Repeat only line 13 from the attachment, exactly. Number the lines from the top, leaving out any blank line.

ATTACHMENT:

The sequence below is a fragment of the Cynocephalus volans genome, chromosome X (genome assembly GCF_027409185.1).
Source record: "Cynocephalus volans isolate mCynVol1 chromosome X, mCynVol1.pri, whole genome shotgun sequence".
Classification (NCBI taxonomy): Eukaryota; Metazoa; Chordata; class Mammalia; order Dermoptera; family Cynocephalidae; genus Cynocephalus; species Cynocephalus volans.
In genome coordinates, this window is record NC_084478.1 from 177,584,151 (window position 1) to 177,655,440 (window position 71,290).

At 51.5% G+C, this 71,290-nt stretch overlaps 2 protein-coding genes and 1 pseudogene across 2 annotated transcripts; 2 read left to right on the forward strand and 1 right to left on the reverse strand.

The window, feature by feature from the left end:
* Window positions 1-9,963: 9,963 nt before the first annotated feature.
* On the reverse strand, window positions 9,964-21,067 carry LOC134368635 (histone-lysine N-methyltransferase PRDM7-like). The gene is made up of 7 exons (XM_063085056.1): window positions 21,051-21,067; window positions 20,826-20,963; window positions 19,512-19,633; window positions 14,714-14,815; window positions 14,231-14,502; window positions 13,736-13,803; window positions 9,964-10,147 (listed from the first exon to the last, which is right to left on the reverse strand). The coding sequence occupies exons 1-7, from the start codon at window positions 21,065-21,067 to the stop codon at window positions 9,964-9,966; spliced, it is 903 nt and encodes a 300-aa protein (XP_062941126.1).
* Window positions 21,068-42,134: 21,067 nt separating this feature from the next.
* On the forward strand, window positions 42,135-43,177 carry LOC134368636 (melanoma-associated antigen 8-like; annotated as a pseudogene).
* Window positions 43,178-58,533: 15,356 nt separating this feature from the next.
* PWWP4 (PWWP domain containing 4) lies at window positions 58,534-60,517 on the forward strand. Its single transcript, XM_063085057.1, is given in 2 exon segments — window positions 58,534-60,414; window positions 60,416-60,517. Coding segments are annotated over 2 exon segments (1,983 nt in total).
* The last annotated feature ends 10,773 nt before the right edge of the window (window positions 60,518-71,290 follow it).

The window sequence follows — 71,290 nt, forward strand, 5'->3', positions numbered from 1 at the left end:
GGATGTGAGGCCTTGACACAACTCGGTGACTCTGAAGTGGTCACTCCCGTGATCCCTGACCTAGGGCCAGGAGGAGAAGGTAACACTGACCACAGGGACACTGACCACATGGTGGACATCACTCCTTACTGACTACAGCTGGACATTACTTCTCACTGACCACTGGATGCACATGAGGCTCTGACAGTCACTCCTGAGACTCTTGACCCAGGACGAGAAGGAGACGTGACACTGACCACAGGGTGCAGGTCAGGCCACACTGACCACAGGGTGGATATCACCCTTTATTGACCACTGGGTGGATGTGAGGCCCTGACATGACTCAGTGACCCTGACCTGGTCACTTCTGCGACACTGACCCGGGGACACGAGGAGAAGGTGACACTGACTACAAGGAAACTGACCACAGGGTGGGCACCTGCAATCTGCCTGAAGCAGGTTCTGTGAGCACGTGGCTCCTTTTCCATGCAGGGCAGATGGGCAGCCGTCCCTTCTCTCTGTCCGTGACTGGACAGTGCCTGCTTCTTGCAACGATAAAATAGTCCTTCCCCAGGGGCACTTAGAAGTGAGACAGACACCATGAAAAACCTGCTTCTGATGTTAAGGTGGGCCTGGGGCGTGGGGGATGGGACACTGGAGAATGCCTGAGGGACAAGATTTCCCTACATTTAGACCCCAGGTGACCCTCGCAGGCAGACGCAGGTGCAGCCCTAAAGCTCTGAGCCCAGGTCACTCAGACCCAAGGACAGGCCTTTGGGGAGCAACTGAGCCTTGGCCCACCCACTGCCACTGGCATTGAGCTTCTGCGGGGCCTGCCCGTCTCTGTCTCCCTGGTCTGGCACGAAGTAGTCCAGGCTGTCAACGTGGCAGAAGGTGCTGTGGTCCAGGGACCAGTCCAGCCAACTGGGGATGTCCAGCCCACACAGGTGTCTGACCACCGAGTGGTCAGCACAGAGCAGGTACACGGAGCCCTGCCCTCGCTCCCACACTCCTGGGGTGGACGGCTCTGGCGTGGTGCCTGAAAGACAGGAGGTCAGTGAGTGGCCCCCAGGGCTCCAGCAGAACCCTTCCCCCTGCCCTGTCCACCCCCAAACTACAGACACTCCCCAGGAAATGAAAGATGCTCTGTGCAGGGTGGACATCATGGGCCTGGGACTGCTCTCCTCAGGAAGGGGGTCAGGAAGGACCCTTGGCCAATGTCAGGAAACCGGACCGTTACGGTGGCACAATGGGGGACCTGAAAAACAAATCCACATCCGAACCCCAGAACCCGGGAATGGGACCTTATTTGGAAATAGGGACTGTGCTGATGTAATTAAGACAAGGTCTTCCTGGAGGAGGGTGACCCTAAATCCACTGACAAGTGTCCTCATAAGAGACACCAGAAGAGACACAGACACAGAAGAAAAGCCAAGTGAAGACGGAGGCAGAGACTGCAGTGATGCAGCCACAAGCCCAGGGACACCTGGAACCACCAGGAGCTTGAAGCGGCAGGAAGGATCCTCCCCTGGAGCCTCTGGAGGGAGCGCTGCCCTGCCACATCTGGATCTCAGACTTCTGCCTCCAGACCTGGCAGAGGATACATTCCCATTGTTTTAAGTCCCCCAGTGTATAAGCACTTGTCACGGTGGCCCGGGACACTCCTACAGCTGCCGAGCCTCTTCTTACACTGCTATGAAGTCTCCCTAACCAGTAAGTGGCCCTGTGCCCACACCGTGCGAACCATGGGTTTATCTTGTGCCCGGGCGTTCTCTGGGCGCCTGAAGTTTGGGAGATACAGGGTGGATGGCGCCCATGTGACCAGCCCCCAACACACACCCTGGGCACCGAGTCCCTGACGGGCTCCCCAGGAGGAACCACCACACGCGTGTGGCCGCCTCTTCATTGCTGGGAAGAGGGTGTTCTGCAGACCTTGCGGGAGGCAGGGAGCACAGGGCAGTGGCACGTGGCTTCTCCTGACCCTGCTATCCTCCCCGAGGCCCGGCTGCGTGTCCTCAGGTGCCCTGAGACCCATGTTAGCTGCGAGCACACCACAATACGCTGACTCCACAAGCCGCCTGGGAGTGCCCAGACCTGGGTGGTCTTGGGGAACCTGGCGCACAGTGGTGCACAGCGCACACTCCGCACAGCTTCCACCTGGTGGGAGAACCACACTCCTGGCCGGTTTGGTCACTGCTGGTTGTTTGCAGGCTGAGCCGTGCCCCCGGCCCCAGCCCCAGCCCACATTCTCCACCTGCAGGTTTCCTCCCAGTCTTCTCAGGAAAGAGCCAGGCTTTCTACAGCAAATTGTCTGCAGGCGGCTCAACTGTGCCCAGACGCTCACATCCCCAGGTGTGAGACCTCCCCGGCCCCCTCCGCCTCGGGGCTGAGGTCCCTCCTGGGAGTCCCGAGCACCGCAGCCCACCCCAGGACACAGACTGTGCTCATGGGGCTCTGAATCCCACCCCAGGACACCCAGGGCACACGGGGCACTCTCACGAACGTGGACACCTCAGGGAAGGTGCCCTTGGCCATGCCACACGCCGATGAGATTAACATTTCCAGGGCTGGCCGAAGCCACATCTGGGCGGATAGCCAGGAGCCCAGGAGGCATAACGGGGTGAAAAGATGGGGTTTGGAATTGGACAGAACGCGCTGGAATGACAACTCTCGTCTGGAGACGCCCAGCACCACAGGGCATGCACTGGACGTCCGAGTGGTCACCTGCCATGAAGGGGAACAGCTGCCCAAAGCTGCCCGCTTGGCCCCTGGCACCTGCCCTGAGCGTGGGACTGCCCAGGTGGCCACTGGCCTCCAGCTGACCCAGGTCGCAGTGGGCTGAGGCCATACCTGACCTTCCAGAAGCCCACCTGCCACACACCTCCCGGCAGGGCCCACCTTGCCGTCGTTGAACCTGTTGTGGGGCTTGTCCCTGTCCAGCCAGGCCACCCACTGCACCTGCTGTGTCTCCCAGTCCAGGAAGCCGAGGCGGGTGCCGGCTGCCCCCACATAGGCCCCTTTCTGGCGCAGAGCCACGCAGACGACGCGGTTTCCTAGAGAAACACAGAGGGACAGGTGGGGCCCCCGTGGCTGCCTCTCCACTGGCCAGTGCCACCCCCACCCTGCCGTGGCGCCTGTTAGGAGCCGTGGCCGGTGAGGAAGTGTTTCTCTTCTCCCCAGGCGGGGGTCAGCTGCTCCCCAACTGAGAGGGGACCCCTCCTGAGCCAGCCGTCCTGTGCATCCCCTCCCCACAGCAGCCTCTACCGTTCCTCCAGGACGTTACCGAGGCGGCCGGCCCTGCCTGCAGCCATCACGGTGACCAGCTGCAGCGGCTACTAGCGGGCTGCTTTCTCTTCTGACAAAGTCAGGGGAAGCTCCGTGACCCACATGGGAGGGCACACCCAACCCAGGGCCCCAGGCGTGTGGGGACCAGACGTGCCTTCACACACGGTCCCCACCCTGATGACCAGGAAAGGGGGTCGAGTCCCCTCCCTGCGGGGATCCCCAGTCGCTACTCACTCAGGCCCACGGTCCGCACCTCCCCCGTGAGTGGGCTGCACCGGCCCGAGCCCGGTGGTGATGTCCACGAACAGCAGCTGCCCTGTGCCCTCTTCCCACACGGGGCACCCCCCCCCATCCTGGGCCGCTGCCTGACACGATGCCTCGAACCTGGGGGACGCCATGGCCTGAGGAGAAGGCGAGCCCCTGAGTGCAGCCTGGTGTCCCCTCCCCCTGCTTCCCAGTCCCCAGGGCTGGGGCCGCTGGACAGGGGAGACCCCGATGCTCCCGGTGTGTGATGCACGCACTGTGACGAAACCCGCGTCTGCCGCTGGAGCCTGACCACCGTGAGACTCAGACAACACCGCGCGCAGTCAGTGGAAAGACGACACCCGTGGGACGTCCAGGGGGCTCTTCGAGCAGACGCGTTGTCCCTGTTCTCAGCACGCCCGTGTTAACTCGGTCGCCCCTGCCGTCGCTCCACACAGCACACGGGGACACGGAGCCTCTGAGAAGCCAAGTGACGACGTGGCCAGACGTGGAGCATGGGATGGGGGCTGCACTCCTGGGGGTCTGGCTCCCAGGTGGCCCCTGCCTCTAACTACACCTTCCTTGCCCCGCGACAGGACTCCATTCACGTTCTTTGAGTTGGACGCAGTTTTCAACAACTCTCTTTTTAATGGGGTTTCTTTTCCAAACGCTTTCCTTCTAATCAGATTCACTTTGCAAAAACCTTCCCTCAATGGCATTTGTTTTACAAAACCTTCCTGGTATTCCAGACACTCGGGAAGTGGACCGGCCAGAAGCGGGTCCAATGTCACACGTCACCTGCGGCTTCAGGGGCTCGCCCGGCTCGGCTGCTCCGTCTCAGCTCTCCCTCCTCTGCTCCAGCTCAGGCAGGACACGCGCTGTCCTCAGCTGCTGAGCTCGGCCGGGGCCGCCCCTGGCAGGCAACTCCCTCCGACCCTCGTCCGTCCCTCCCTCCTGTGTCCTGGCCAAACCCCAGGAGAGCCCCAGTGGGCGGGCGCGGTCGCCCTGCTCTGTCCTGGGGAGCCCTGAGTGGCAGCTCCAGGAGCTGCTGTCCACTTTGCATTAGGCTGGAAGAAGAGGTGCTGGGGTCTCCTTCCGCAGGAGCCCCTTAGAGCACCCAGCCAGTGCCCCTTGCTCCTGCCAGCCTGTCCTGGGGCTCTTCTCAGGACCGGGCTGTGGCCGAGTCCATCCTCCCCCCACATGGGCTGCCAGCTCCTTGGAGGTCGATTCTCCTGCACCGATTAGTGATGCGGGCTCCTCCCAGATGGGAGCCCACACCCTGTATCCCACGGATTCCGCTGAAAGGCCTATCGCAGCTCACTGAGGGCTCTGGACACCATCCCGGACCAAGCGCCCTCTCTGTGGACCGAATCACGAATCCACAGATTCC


* The last annotated feature ends 10,773 nt before the right edge of the window (window positions 60,518-71,290 follow it).